Billabong International Ltd.’s $294 million refinancing deal with a group led by Altamont Capital Partners is anti-competitive and should be reviewed by takeover regulators, the Australian surfwear company’s lenders said.
Terms attached to the deal “are anti-competitive and coercive”, the Takeovers Panel cited an application from Oaktree Capital Management LP and Centerbridge Partners LP as saying in a regulatory statement today. The Panel won’t grant their initial request to delay the agreement, the regulator said in a separate statement after the stock market closed.
The two distressed-debt investors, which have bought about A$289 million in Billabong’s syndicated loans, were rebuffed in a rival refinancing offer made to Australia’s largest surfwear company yesterday. Their proposal isn’t “capable of acceptance”, Billabong said yesterday.
Oaktree and Centerbridge “very much had a view that they were going to make money” through a debt-for-equity swap, Ben Clark, a portfolio manager at TMS Capital Pty., said by phone from Sydney. “They’ve been blindsided by Billabong’s intention to pay that debt back straight away” through the deal with Altamont.
Billabong “disagrees with the basis for the application” and will respond to it in line with the Takeover Panel’s process, the Gold Coast, Australia-based company said in another statement to Australia’s stock exchange today.
The Panel may still consider an order to stop the process should circumstances change or if it decides to hear the debt funds’ appeal, the body said today. It didn’t comment on the merits of the application.
The surfwear company, founded by Gordon Merchant in 1973, has breached terms on its debt, fired employees, and shuttered stores as it struggled to control its debt amid a sales slump.
Its shares have dropped 78 percent since Launa Inman took over as chief executive officer last May, and the company has been fielding takeover and recapitalization plans for all but five weeks of that period.
The stock rose 9.6 percent to 40 Australian cents at the close of trade in Sydney today, on trading volume almost five times the three-month average.
“At least there seems to be a bit of competitive tension there now,” Clark said. “The worst that could happen is that business continues to deteriorate while this plays out.”
While Oaktree and Centerbridge had already approached the company before Billabong made the deal with Altamont announced July 16, there hadn’t been enough detail for the board to make a decision, Billabong Chairman Ian Pollard told a media event in Sydney yesterday.
“We had no piece of paper that had any numbers on it, let alone a proposal,” he said.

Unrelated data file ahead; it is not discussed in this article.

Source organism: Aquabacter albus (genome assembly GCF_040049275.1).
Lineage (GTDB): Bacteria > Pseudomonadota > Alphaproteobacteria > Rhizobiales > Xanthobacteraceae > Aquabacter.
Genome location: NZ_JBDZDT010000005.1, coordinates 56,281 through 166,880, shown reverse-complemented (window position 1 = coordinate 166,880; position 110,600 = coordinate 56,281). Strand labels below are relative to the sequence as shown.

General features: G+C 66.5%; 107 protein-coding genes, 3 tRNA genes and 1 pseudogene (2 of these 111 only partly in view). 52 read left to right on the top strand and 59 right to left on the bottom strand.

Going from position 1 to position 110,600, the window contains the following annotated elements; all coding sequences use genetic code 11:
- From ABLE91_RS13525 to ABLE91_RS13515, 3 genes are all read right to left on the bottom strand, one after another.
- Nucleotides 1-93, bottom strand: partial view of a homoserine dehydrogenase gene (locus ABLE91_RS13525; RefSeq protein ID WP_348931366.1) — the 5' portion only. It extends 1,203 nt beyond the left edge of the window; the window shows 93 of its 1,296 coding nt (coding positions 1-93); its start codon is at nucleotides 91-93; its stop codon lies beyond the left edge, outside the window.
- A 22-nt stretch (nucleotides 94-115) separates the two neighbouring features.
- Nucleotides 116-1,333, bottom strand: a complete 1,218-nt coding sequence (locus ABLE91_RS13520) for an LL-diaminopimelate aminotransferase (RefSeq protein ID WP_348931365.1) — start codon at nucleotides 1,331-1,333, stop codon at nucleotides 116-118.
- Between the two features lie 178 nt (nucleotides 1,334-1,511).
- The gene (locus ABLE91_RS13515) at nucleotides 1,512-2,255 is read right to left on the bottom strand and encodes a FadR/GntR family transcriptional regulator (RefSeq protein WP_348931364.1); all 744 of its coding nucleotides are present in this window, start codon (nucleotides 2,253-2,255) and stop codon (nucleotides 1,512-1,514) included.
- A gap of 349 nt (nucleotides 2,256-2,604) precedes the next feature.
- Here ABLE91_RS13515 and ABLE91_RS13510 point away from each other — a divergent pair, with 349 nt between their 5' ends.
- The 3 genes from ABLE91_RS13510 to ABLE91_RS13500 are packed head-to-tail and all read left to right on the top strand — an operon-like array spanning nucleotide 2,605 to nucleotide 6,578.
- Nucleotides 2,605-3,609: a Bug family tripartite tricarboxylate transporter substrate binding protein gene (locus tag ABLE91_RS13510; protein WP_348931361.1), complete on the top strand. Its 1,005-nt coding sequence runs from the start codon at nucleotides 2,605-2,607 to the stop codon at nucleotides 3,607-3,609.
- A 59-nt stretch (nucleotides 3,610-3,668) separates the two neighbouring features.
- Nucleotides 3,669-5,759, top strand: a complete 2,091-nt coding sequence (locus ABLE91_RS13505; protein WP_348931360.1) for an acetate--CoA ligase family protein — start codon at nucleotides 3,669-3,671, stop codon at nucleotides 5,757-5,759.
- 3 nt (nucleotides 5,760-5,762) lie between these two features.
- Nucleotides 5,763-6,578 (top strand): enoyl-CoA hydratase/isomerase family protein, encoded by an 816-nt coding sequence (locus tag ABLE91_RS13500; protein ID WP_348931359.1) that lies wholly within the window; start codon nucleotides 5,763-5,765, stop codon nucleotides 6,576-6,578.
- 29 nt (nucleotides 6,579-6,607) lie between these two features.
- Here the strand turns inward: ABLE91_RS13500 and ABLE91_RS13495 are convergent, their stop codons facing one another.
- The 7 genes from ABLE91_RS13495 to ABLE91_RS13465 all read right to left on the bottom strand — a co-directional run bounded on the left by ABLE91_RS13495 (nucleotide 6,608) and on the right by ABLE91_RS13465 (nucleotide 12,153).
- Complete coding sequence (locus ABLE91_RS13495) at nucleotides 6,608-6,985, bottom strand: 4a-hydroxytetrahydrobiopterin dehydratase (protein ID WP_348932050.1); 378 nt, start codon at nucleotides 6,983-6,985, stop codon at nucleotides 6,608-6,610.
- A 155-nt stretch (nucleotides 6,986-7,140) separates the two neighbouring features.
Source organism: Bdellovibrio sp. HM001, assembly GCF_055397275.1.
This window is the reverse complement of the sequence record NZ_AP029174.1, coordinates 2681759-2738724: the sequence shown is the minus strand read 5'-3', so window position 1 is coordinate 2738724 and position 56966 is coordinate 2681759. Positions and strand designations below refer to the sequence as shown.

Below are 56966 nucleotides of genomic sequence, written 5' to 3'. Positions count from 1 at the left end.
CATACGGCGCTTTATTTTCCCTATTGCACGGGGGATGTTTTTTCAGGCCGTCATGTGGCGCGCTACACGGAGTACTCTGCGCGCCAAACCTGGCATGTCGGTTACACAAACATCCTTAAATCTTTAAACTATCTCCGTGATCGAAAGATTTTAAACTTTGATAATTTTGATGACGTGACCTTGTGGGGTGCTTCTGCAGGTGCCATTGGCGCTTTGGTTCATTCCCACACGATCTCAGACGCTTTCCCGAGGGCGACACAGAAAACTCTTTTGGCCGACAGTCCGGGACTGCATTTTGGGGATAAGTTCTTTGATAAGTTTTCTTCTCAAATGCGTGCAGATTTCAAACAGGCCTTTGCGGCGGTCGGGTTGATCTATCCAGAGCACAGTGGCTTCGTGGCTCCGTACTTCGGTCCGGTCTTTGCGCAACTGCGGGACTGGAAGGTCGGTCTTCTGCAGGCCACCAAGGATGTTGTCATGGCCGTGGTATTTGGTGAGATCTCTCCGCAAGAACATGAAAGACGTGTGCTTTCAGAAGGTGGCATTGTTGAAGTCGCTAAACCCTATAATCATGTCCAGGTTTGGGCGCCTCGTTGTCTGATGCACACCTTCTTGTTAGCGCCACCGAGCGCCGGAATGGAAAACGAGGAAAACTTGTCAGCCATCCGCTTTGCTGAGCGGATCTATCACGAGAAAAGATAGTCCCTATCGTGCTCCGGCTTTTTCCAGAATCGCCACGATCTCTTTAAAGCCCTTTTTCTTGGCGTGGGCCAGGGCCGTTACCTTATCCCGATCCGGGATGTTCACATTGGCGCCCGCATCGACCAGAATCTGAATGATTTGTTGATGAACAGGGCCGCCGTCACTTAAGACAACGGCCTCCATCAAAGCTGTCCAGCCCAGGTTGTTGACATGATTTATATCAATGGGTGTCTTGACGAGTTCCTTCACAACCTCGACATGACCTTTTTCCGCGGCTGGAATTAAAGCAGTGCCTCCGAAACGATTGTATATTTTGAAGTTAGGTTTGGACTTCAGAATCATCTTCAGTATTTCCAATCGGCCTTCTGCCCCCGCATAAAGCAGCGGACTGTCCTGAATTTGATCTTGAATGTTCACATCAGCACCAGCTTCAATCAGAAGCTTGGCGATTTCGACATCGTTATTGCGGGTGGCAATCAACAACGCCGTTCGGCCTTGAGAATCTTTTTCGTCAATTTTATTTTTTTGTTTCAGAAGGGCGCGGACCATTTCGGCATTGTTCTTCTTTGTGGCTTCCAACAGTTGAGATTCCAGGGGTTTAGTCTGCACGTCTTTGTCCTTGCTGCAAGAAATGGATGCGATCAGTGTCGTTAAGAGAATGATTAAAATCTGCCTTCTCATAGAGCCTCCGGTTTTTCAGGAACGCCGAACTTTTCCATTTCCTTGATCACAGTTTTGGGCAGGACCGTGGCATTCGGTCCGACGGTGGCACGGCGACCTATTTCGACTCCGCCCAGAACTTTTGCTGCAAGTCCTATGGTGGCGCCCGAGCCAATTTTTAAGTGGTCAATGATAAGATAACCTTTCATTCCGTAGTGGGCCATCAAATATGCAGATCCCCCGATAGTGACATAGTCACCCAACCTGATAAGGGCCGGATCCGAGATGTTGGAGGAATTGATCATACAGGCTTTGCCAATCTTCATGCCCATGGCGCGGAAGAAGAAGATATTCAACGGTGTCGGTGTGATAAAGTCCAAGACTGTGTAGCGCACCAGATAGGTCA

The more detailed offer from Oaktree and Centerbridge was delivered to Billabong at 2:15 p.m. Sydney time yesterday, according to an e-mail from Marsha Jacobs, a Sydney-based external spokeswoman for the debt funds at John Connolly & Partners in Sydney.
That proposal was “subject to conditions, a number of which are incapable of satisfaction, and others which would make any refinancing far less certain than under the Altamont consortium transactions,” the surfwear company said yesterday.
Under the agreement Billabong made with entities associated with Altamont and Blackstone Group LP, Billabong will pay off the A$289 million in loans bought by Oaktree and Centerbridge by selling its DaKine brand to the consortium for A$70 million and taking a $294 million bridging loan.
The Altamont group could end up with 36 percent to 40 percent of the company, and appoint Altamont’s two co-founders to Billabong’s board, which currently has seven members, according to a statement from Billabong.
The distressed-debt funds’ proposal would instead see A$189 million of the loans canceled in exchange for a 61 percent stake in Billabong, with the balance of A$100 million repaid using a six-year loan with an interest rate of 8 percent. The Australian company would retain its DaKine brand and the funds would seek a majority of board seats.
The offer “is a superior proposition that will optimize the prospect of Billabong effecting its turnaround plan,” according to the e-mailed statement from the funds.
In their application to the Takeovers Panel today, the funds said that an initial interest rate of 35 percent on convertible debt that Billabong will issue to the Altamont group, along with a termination fee of A$65 million, are “lock-up devices” which restrict competition.
The panel should remove the terms and delay the funding of a bridging loan and the sale of Billabong’s DaKine brand -- both scheduled to take place around 22 July -- until it makes a decision, according to the debt funds.
Billabong’s market value peaked at A$3.84 billion in June 2007 before falling to as little as A$62 million June 24 amid uncertainty about its future, after it ended takeover talks with Sycamore Partners LP and said it was discussing refinancing deals with Sycamore and Altamont.
A former surfboard-shaper and the company’s largest shareholder, Gordon Merchant told Billabong’s board in February 2012 that he wouldn’t support an offer as high as A$4 a share if it were made by TPG Capital, the private equity group run by David Bonderman.